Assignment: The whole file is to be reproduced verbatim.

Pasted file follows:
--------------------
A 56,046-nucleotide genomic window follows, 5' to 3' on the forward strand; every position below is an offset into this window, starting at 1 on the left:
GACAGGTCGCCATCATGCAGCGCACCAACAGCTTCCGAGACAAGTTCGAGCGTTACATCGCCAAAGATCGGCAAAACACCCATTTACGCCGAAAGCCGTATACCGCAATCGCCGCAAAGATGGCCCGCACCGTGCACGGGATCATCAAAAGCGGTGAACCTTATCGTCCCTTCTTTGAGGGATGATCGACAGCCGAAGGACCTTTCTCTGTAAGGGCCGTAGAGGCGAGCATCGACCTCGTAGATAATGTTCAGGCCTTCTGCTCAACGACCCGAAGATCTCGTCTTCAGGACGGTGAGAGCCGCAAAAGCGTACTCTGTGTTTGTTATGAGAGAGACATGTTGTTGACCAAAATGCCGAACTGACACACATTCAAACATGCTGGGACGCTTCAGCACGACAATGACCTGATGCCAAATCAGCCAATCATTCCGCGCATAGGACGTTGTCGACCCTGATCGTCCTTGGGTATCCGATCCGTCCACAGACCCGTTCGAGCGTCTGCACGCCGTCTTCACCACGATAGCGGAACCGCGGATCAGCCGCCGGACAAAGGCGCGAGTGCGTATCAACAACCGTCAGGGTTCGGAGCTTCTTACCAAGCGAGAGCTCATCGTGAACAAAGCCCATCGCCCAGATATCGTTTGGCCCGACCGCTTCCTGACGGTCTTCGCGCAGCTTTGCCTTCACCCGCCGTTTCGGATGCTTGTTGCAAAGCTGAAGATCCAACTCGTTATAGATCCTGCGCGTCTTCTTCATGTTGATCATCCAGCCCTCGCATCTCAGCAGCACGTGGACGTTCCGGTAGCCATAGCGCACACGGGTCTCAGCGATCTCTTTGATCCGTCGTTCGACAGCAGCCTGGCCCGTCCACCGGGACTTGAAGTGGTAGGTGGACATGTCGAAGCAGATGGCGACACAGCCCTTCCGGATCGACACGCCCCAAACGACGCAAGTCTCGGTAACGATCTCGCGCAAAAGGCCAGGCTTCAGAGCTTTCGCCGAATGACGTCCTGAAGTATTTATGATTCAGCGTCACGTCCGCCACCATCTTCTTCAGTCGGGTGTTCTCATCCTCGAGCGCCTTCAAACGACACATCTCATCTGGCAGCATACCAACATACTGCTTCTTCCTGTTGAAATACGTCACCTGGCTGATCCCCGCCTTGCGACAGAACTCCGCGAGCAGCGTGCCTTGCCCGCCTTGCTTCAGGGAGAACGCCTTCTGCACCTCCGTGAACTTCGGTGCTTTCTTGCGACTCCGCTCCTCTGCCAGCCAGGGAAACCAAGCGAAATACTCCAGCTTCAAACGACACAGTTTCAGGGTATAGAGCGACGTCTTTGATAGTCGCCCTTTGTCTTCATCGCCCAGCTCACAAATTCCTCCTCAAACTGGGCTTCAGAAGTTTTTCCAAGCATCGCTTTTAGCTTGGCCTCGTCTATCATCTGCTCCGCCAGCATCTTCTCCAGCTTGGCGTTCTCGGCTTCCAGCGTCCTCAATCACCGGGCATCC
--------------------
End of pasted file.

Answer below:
A 56,046-nucleotide genomic window follows, 5' to 3' on the forward strand; every position below is an offset into this window, starting at 1 on the left:
GACAGGTCGCCATCATGCAGCGCACCAACAGCTTCCGAGACAAGTTCGAGCGTTACATCGCCAAAGATCGGCAAAACACCCATTTACGCCGAAAGCCGTATACCGCAATCGCCGCAAAGATGGCCCGCACCGTGCACGGGATCATCAAAAGCGGTGAACCTTATCGTCCCTTCTTTGAGGGATGATCGACAGCCGAAGGACCTTTCTCTGTAAGGGCCGTAGAGGCGAGCATCGACCTCGTAGATAATGTTCAGGCCTTCTGCTCAACGACCCGAAGATCTCGTCTTCAGGACGGTGAGAGCCGCAAAAGCGTACTCTGTGTTTGTTATGAGAGAGACATGTTGTTGACCAAAATGCCGAACTGACACACATTCAAACATGCTGGGACGCTTCAGCACGACAATGACCTGATGCCAAATCAGCCAATCATTCCGCGCATAGGACGTTGTCGACCCTGATCGTCCTTGGGTATCCGATCCGTCCACAGACCCGTTCGAGCGTCTGCACGCCGTCTTCACCACGATAGCGGAACCGCGGATCAGCCGCCGGACAAAGGCGCGAGTGCGTATCAACAACCGTCAGGGTTCGGAGCTTCTTACCAAGCGAGAGCTCATCGTGAACAAAGCCCATCGCCCAGATATCGTTTGGCCCGACCGCTTCCTGACGGTCTTCGCGCAGCTTTGCCTTCACCCGCCGTTTCGGATGCTTGTTGCAAAGCTGAAGATCCAACTCGTTATAGATCCTGCGCGTCTTCTTCATGTTGATCATCCAGCCCTCGCATCTCAGCAGCACGTGGACGTTCCGGTAGCCATAGCGCACACGGGTCTCAGCGATCTCTTTGATCCGTCGTTCGACAGCAGCCTGGCCCGTCCACCGGGACTTGAAGTGGTAGGTGGACATGTCGAAGCAGATGGCGACACAGCCCTTCCGGATCGACACGCCCCAAACGACGCAAGTCTCGGTAACGATCTCGCGCAAAAGGCCAGGCTTCAGAGCTTTCGCCGAATGACGTCCTGAAGTATTTATGATTCAGCGTCACGTCCGCCACCATCTTCTTCAGTCGGGTGTTCTCATCCTCGAGCGCCTTCAAACGACACATCTCATCTGGCAGCATACCAACATACTGCTTCTTCCTGTTGAAATACGTCACCTGGCTGATCCCCGCCTTGCGACAGAACTCCGCGAGCAGCGTGCCTTGCCCGCCTTGCTTCAGGGAGAACGCCTTCTGCACCTCCGTGAACTTCGGTGCTTTCTTGCGACTCCGCTCCTCTGCCAGCCAGGGAAACCAAGCGAAATACTCCAGCTTCAAACGACACAGTTTCAGGGTATAGAGCGACGTCTTTGATAGTCGCCCTTTGTCTTCATCGCCCAGCTCACAAATTCCTCCTCAAACTGGGCTTCAGAAGTTTTTCCAAGCATCGCTTTTAGCTTGGCCTCGTCTATCATCTGCTCCGCCAGCATCTTCTCCAGCTTGGCGTTCTCGGCTTCCAGCGTCCTCAATCACCGGGCATCC